Thursday, September 23, 2010

Apple could alleviate iPhone 4 proximity sensor issues with iOS change

A simple change to iOS could help solve continuing iPhone 4 proximity sensor issues.
(Credit: Apple)
One of the major issues surrounding the iPhone 4 release this summer was the proximity sensor failing during phone calls, resulting in muting, conference calling, and other inadvertent touch input. Despite the promise of relief in the iOS 4.1 update, many users, including myself, are still having proximity sensor issues.
A forum thread on the Apple Support Discussions addresses a functionality of the sleep/wake button (the one on the top of the iPhone) that could help users experiencing proximity sensor problems, if Apple would adjust the code in iOS slightly.

Currently, the sleep/wake button, when pressed during a phone call while using the handset, is the hardware method for hanging up the call. If, however, you are on speaker phone, or have your headphones plugged in, the sleep/wake button locks the screen, allowing you to handle the device without having to worry about inadvertent screen touches.
I think you see where I am going with this.
Should Apple adjust the functionality of the sleep/wake button during normal handset calling to lock the screen? I think it would certainly help users who continue to experience proximity sensor issues. Since I happen to be one of those users, I did an informal survey of some iPhone owners I know to see how many of them use the sleep/wake button to hang up calls.
As I suspected, the most common answer was, "It does that?"
I'm not one to generally question Apple's user interface decisions, but this particular one seems suspect. I understand Apple not wanting to change the functionality to cover an issue that they claim is fixed, but it seems more logical to have that button lock the screen anyway.
As one of my surveyed friends asked, "What if I wanted to transmit a shady drug deal I haphazardly got involved in through a series of coincidental events?" He couldn't. The proximity sensor could fail in his pocket, turn on speaker phone, and the cops listening on the other end would be exposed. And I'd have one less friend.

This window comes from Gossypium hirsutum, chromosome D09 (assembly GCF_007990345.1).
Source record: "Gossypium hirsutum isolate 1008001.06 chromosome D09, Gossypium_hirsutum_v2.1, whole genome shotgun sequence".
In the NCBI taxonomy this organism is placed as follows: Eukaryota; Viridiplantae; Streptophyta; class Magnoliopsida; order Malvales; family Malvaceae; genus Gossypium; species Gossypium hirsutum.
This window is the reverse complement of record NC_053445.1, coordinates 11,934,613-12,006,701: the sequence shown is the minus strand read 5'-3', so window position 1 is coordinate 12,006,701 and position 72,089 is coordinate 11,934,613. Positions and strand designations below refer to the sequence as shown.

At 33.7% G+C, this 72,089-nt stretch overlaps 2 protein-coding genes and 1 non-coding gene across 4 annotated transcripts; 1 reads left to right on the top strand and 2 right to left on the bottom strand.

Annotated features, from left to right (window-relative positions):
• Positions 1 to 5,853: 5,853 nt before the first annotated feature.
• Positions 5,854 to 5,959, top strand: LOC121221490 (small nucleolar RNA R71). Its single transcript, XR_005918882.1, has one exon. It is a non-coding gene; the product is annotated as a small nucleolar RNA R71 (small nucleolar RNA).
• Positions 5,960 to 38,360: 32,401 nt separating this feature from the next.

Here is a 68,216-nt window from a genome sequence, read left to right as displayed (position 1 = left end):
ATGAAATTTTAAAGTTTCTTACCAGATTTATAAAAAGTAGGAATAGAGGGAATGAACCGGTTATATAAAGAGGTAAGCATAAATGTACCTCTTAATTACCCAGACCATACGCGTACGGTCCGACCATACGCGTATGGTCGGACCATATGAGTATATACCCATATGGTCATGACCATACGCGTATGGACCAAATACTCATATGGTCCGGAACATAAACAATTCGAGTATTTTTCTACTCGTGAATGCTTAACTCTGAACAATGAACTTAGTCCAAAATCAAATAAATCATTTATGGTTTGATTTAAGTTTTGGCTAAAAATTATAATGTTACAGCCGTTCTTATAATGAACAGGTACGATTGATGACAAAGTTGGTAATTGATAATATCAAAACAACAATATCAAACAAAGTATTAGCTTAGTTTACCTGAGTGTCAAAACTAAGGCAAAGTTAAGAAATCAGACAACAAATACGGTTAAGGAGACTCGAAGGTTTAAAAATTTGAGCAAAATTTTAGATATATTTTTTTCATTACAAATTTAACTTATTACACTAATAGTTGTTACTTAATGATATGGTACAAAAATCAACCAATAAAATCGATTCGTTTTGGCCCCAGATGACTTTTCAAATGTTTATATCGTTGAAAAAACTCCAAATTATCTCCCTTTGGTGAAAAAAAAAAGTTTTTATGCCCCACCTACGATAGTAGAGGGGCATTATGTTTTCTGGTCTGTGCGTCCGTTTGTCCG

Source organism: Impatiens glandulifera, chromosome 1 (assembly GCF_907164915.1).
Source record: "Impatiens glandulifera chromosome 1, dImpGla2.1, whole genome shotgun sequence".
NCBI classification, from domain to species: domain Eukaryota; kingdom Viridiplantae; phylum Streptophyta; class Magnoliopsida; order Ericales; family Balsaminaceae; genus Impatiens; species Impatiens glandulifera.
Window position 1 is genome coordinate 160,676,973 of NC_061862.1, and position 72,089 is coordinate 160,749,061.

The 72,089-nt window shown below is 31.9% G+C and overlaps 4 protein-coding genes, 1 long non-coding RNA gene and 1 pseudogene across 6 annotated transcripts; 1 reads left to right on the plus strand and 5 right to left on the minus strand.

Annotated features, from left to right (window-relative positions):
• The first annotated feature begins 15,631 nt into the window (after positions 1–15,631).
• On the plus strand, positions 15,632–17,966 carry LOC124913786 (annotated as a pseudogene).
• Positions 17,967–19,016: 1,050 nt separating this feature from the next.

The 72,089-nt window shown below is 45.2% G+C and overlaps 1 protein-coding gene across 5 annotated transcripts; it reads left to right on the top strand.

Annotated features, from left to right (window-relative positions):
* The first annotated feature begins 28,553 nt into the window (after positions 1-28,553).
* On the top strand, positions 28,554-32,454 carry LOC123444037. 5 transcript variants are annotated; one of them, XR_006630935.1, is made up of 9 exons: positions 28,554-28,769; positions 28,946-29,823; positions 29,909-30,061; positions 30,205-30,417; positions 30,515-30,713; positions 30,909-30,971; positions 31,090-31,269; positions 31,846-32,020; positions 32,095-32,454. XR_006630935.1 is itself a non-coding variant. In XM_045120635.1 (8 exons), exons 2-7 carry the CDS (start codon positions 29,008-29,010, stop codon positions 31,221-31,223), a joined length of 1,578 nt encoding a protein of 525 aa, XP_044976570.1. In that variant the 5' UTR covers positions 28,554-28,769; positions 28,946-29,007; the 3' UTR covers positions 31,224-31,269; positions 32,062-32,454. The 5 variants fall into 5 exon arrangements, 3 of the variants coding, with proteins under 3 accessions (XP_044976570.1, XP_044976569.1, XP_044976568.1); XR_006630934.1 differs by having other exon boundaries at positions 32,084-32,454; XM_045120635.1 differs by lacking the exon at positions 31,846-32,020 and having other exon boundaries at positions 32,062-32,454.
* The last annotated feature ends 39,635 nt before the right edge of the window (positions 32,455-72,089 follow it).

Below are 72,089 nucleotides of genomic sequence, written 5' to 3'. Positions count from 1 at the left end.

Personally, being able to lock the screen during a normal handset call would mean I wouldn't have to worry about accidentally hanging up on any of my consulting clients or activating mute while I am trying to catch my mom up on my latest projects.
So, to review, there are two major issues at hand:
  1. The proximity sensor issue on iPhone 4 is still not fixed. If the issue is hardware-related, Apple should be replacing phones with the problem, assuming they've done all they can from a software perspective to alleviate the problems.
  2. If Apple is sure the problem is software-related, the sleep/wake button functionality during handset calling should be adjusted to provide relief for people who have the proximity sensor issue until a suitable, permanent solution is found via an iOS update.
Are you still experiencing proximity sensor issues after the iOS 4.1 update? Should Apple adjust the functionality of the sleep/wake button during handset calls? Let us know your opinions in the comments!

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